C.S. asks from New York, NY on May 24, 2010
Working Mom and 3.5 Year Olds Adjustment
There are so many factors my head is spinning. I starting working 1 year ago, when daughter was 2.5 and son was 8 months. We have a great nanny. I work 4 days (away 11 hours). One year later and my daughter is still asking every night if I am going to be there in the morning. And the last few months she is telling me she doesn't like it when I go to work. She loves the nanny and I am confident it is not a bad environment at home. She has lots of activities during the day when I am working. I was with her the first 2.5 years...is she just a kid that needs her mom home?
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A.S. answers from Boca Raton on May 24, 2010
I regret every moment that I spent working when my kids were that age. They are now 16 and almost 13, and they can still remember negative things that happened during that time period (not that they dwell on it because neither of them are "whiners" - these are just things that have come out in conversation). I never realized - at the time - how much they truly loved having me home. I didn't think it was that "important" since little kids don't require PhD's to "teach" them. But I have come to believe that kids really need a parent if possible - that's the age where so much internal development occurs.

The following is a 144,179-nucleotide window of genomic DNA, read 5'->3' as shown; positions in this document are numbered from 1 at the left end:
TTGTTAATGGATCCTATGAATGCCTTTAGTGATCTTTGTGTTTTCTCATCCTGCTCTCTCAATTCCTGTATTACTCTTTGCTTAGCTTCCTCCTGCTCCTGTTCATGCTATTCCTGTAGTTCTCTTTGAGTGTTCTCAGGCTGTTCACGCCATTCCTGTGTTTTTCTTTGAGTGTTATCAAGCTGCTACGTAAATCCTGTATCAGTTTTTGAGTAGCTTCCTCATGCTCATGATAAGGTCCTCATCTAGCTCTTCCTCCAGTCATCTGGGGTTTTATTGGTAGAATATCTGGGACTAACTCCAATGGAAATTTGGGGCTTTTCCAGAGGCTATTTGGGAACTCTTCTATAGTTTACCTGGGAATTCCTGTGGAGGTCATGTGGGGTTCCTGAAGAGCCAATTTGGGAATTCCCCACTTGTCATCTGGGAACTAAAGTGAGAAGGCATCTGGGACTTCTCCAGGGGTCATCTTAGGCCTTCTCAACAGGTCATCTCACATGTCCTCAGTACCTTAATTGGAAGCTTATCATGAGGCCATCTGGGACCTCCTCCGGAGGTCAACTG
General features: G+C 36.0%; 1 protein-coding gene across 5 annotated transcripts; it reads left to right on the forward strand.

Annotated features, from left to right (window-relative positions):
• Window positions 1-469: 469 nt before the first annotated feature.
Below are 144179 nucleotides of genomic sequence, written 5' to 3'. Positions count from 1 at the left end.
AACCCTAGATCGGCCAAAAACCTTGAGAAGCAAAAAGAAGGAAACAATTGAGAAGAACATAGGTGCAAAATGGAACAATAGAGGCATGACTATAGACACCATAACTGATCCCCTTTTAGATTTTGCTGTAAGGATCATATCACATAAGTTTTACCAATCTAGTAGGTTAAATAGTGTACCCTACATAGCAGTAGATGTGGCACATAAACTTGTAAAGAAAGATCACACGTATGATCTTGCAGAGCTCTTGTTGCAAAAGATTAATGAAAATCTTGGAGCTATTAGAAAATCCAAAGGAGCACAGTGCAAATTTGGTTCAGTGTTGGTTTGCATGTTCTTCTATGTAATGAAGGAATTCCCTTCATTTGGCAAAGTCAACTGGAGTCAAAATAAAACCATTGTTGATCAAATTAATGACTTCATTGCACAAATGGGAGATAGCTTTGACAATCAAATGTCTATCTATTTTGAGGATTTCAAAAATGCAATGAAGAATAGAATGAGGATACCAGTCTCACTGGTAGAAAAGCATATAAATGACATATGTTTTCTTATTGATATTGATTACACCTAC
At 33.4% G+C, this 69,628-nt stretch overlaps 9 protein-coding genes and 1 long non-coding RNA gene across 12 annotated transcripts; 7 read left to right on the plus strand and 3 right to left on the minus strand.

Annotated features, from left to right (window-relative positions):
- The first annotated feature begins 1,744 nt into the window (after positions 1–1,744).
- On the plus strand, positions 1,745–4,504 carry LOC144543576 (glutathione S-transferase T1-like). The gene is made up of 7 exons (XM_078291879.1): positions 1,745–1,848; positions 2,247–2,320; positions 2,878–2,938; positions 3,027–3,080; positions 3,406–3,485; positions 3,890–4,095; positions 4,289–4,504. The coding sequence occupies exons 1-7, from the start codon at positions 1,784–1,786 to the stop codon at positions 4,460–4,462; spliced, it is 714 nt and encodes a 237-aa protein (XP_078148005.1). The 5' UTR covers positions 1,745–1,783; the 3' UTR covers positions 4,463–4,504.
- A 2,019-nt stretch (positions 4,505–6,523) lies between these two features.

My children are fine and well adjusted, but if I knew then what I know now, I would have never done it the way I did.
Children are resilient - remember that. I would guess that you are doing the best you can for your family. If there is no option to stay home then don't beat yourself up - just try to make the best of it (and make sure there isn't a latent issue with your nanny).
Good luck. You sound like a caring mommy.
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D.P. answers from Pittsburgh on May 24, 2010
Well, she is probably old enough to remember when you were there at home with her. The change is where this is coming from. My 7 yo still asks me about the work days--and I only work 2 days per week and I drop him off at school and hubby is home when he gets home.
I'm not saying your working is good or bad. It just IS. I'm sure it's upsetting to you when she asks that but I guess if you have to work (or even just "want" to work) then you just need to explain that you work on WXYZ days and you're home on ABC days. And keep repeating it.
Are you really saying you'd like to be at home? If so and you can do it financially, why not?
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S.H. answers from Honolulu on May 24, 2010
Yes she is just a kid.
At each age juncture throughout childhood... a child will go through different manifestations of "separation anxiety" and needs for "bonding." This is normal.
And developmental based.
It is also good, that she expresses her feelings with you. Encourage that. Always. That also helps a child feel 'validated' and that her Mom understands... which is important for a child.